First off let’s draw a line in this discussion, nothing can be done about this on ESXi 5.0.  The setting just will not work.  The reason?  We did not compile chroot into ESXi 5.0.  However, in 5.1 and 5.5 it is absolutely configurable, with a little finesse and TLC.  Let’s take a look.

Note: The following instructions are not supported by VMware, nor were they tested in any way, shape or form by QA, so I cannot guarantee how they will react in your environment.  Please implement this on an isolated or single host first to make sure there are no unintended consequences.  To date I have not seen any reports of the below settings, if applied correctly, causing issue.

In addition to this article you are going to need to review Blog Series: ESXi 5 STIG – File and Setting Persistence.  This is necessary because we need to create the default chroot location for the privilege separation user.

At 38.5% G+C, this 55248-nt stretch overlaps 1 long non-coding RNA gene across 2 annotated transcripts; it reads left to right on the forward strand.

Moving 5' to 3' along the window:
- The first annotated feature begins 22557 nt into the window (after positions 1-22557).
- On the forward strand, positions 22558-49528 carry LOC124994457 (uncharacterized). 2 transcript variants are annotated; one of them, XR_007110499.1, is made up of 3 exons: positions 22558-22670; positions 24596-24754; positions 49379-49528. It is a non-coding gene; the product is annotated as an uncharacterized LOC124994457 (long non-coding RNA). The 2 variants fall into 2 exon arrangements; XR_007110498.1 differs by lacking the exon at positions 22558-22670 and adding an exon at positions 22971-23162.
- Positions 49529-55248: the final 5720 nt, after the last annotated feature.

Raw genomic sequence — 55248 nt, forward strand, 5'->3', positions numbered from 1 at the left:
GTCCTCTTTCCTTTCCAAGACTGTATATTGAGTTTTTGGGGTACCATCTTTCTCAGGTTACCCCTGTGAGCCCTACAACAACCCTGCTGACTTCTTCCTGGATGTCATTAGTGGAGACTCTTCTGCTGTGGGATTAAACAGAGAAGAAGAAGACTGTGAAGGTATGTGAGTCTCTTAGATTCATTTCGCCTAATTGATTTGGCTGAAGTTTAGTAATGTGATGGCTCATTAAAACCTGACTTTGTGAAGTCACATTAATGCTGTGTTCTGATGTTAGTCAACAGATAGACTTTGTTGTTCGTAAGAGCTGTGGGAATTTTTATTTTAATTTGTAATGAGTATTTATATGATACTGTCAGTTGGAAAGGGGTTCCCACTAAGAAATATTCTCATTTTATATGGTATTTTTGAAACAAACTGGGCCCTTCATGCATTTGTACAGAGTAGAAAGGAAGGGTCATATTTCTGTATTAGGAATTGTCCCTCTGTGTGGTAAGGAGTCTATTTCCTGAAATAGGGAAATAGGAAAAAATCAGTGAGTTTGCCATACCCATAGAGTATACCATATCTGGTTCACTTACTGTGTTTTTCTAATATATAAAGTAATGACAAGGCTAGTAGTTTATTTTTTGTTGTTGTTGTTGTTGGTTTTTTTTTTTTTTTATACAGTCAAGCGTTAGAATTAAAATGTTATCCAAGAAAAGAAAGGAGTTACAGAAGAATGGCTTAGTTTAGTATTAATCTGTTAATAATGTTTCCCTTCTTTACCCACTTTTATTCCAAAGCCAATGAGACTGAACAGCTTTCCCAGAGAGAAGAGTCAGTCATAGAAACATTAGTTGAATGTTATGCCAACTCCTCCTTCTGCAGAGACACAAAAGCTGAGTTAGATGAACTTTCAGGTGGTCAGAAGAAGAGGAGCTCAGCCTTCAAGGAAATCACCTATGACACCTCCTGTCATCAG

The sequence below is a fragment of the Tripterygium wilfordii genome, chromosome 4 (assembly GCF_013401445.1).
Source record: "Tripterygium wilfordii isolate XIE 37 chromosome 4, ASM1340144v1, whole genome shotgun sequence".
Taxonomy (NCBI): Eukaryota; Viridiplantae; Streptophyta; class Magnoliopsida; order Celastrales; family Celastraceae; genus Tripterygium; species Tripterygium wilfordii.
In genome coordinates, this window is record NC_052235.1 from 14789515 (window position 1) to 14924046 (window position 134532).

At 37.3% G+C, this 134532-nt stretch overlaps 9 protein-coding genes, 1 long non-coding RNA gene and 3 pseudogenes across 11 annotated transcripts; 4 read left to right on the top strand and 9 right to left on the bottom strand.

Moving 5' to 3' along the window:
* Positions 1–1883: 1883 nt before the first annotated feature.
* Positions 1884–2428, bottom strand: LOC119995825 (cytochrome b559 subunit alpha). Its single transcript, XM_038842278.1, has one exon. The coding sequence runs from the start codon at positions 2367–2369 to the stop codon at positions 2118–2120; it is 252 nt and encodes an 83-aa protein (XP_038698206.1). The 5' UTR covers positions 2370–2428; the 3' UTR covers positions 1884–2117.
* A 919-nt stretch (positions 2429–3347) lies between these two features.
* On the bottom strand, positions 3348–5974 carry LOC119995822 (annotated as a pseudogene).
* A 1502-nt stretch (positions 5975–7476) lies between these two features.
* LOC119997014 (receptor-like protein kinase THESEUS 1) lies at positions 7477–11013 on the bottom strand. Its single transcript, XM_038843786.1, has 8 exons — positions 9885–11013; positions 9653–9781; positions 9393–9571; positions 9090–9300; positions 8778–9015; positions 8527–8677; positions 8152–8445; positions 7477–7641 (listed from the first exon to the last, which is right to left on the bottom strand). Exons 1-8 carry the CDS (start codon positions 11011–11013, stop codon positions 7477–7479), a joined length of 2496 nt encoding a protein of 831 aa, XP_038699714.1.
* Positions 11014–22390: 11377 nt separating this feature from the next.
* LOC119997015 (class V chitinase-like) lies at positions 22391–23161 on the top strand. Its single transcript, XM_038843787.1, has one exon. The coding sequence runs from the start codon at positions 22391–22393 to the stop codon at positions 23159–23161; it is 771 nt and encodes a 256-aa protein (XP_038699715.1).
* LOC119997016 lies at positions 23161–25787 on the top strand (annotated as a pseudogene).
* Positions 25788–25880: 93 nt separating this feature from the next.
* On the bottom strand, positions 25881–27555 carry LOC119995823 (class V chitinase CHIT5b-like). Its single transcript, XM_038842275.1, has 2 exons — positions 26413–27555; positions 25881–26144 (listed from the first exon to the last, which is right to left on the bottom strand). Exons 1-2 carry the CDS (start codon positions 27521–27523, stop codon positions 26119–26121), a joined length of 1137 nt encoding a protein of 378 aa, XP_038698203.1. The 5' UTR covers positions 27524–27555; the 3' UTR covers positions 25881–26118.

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Note: This article covers material present in Version 1 Revision 3 and below.  Topics found below may be mitigated in the most current version of the ESXi 5 STIG.  Ensure you are using the most current version of the DISA STIG documents.

The total ESXi 5 Server portion of the STIG is 142 setting in total.  So far we’ve covered SSH Client, SSH Daemon, and Password Complexity separately.  This article will cover the rest.  A majority of these are either administrative in nature, or simply cause no issue what so ever.  I will list these by STIG ID at the end of this article, just to round things out.  However, there are a few tricks left up their collective sleeves to cover.  Let’s get started.